Spending hours sitting at work only to go home and sit in front of TV isn’t only bad for your back and waistline. Sedentary lifestyle can be harmful for your overall health and wellbeing and experts compare this behavior to smoking. Is your level of physical activity low? Do you spend most of the time sitting or taking naps? Keep reading this post to find out why your seemingly harmless habit might jeopardize your health.

Dangers of sitting

 According to Dr. James Levine, director of the Mayo Clinic – Arizona State University Obesity Solutions, sitting is more dangerous than smoking and kills more people than HIV. Levine is well-known for coining the now famous term sitting is the new smoking and strongly supports the idea that we are sitting ourselves to death. However, Levine’s opinion about sedentary lifestyle has a solid scientific foundation. A wide array of scientific researches confirmed that lack of physical activity has severe consequences for our health.

The Journal of the National Cancer Institute published results of the review conducted by scientists at the University of Regensburg, Germany wherein they analyzed 43 studies, including more than 4 million people and 68,936 cancer cases. Findings of this extensive review suggest that sitting for long period of time increases risks for colon, endometrial and, possible, lung cancer.

On the other hand, Alpa V. Patel and a team of scientists at the American Cancer Society conducted a study which surveyed 53,440 men and 69,776 women who were healthy at the start of the research. Results, published in the American Journal of Epidemiology, showed that during the course of the 14-year-old study frequent sitters had higher mortality rate. In fact, men and women who spent more than 6 hours a day sitting died earlier than their counterparts who limited sitting time to 3 hours a less per day.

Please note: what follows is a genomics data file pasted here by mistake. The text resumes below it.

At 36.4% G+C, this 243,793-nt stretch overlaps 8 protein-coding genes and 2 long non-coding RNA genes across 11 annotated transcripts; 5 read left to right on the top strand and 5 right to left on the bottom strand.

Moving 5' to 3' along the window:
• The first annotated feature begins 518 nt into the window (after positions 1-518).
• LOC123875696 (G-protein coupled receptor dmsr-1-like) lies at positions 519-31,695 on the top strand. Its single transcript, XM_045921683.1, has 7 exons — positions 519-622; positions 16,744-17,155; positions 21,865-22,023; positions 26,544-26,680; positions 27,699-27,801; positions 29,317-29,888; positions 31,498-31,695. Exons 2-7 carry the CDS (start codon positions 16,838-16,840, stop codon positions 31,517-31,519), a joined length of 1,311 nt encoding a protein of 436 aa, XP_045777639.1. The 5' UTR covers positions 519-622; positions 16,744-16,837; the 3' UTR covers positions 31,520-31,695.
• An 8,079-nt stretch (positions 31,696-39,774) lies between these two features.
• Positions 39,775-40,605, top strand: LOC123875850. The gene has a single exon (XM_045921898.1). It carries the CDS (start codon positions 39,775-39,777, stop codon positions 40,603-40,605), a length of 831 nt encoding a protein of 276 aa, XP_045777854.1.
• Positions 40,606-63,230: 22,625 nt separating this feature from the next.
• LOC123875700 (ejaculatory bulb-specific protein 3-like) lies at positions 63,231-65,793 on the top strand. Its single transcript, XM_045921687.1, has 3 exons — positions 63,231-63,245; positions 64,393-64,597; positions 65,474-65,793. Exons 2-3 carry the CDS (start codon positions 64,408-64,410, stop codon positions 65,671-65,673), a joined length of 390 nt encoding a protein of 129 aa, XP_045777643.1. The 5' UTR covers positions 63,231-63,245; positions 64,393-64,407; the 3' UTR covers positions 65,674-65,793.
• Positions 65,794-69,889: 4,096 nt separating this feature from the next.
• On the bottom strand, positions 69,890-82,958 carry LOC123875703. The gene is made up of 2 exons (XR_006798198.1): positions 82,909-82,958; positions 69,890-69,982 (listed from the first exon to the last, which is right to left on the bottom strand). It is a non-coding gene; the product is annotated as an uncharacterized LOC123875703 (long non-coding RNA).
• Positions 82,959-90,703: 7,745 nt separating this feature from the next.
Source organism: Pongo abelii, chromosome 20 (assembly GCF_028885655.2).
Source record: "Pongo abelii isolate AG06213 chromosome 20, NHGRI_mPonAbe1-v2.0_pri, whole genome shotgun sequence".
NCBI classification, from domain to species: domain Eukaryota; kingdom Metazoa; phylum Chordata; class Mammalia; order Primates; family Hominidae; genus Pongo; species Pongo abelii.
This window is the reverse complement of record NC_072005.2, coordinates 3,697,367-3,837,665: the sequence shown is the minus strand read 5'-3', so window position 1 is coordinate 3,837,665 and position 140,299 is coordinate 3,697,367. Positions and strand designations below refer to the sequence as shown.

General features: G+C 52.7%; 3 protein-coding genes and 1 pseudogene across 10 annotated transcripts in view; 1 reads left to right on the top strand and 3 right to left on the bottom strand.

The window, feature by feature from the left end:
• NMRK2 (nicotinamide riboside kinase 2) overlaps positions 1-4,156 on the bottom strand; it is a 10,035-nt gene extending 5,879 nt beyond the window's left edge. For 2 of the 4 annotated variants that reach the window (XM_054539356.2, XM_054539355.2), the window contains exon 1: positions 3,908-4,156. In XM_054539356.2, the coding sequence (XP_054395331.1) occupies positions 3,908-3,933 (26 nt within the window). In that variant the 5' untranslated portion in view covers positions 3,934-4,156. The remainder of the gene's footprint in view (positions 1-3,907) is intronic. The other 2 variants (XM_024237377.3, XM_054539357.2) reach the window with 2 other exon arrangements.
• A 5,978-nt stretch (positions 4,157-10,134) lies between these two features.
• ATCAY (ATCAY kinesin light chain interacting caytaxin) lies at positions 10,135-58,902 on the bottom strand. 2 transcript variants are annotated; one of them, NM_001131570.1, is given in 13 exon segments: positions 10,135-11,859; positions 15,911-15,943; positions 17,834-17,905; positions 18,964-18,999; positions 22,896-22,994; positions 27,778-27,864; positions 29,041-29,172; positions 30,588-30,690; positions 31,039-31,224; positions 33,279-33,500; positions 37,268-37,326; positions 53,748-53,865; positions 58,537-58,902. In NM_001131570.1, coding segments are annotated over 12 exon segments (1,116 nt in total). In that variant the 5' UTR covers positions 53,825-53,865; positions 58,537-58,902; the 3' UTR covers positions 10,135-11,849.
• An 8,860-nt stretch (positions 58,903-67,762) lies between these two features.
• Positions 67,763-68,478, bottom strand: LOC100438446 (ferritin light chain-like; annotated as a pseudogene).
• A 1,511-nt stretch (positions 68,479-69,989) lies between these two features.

Prolonged sitting increases the risk of Type 2 diabetes according to the review of studies published in the Diabetologia. Scientists discovered that sedentary lifestyle affects blood sugar levels and insulin in the body. This means that people who spend too much time sitting aren’t only more likely to become obese, but to get Type 2 diabetes as well.

The pile of health risks associated with sedentary lifestyle keeps getting bigger. For example, staying seated for more than eight hours a day strongly affects your muscles. The reason is simple; muscles are pliable but when they are locked in a sitting position for too long they get stiff. If you spend most of your day sitting for a longer period of time you will find it difficult to run, jump, or even stand. Experts believe this is the primary reason why elderly people have issues with mobility.

Besides these harmful effects, sedentary lifestyle can also contribute to the following:

  • Depression
  • Cardiovascular disease
  • Sleep problems
  • High blood pressure
  • Cognitive decline.

 

Solutions?

 

  • Stand while talking on the phone
  • Exercise regularly
  • Use stairs instead of elevators
  • Don’t park your car near work
  • Get NEAT (Non-Exercise Activity Thermogenesis) – includes stretching, bending, and turning for 10 minutes each hour
  • Multi-task while watching TV.

 

Conclusion

Sedentary lifestyle is usually associated with overweight and obesity, but it does more than that. In fact, sitting for a long period of time is linked with multiple diseases and conditions as well as higher mortality rate. It’s important to exercise regularly and make sure you don’t spend too much time sitting down.

 

References

 

http://www.huffingtonpost.com/the-active-times/sitting-is-the-new-smokin_b_5890006.html

 

http://jnci.oxfordjournals.org/content/106/7/dju206.full

 

http://aje.oxfordjournals.org/content/172/4/419.abstract